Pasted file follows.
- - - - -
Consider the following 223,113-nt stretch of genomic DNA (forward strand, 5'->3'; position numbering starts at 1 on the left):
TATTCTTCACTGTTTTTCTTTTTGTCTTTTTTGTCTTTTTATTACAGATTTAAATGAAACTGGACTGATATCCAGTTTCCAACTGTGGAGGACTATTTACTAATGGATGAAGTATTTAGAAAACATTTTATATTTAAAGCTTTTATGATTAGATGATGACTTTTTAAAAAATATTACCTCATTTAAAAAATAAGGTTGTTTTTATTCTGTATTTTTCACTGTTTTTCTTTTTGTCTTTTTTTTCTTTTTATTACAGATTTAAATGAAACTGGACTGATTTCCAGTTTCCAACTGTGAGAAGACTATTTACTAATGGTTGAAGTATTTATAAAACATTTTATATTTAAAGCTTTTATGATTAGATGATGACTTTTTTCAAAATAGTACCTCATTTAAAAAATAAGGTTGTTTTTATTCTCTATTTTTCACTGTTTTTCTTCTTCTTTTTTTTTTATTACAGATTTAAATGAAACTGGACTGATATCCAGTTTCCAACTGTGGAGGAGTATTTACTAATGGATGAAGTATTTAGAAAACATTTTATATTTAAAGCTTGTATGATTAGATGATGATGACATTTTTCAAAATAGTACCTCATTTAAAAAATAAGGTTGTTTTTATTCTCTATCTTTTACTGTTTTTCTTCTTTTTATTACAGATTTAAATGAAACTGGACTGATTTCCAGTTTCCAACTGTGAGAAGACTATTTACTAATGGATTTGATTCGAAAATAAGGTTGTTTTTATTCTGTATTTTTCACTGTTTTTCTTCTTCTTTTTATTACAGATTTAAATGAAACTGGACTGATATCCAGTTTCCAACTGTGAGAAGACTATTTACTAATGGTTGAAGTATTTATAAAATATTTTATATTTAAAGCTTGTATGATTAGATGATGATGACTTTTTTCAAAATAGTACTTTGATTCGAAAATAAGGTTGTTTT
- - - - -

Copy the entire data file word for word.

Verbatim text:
Consider the following 223,113-nt stretch of genomic DNA (forward strand, 5'->3'; position numbering starts at 1 on the left):
TATTCTTCACTGTTTTTCTTTTTGTCTTTTTTGTCTTTTTATTACAGATTTAAATGAAACTGGACTGATATCCAGTTTCCAACTGTGGAGGACTATTTACTAATGGATGAAGTATTTAGAAAACATTTTATATTTAAAGCTTTTATGATTAGATGATGACTTTTTAAAAAATATTACCTCATTTAAAAAATAAGGTTGTTTTTATTCTGTATTTTTCACTGTTTTTCTTTTTGTCTTTTTTTTCTTTTTATTACAGATTTAAATGAAACTGGACTGATTTCCAGTTTCCAACTGTGAGAAGACTATTTACTAATGGTTGAAGTATTTATAAAACATTTTATATTTAAAGCTTTTATGATTAGATGATGACTTTTTTCAAAATAGTACCTCATTTAAAAAATAAGGTTGTTTTTATTCTCTATTTTTCACTGTTTTTCTTCTTCTTTTTTTTTTATTACAGATTTAAATGAAACTGGACTGATATCCAGTTTCCAACTGTGGAGGAGTATTTACTAATGGATGAAGTATTTAGAAAACATTTTATATTTAAAGCTTGTATGATTAGATGATGATGACATTTTTCAAAATAGTACCTCATTTAAAAAATAAGGTTGTTTTTATTCTCTATCTTTTACTGTTTTTCTTCTTTTTATTACAGATTTAAATGAAACTGGACTGATTTCCAGTTTCCAACTGTGAGAAGACTATTTACTAATGGATTTGATTCGAAAATAAGGTTGTTTTTATTCTGTATTTTTCACTGTTTTTCTTCTTCTTTTTATTACAGATTTAAATGAAACTGGACTGATATCCAGTTTCCAACTGTGAGAAGACTATTTACTAATGGTTGAAGTATTTATAAAATATTTTATATTTAAAGCTTGTATGATTAGATGATGATGACTTTTTTCAAAATAGTACTTTGATTCGAAAATAAGGTTGTTTT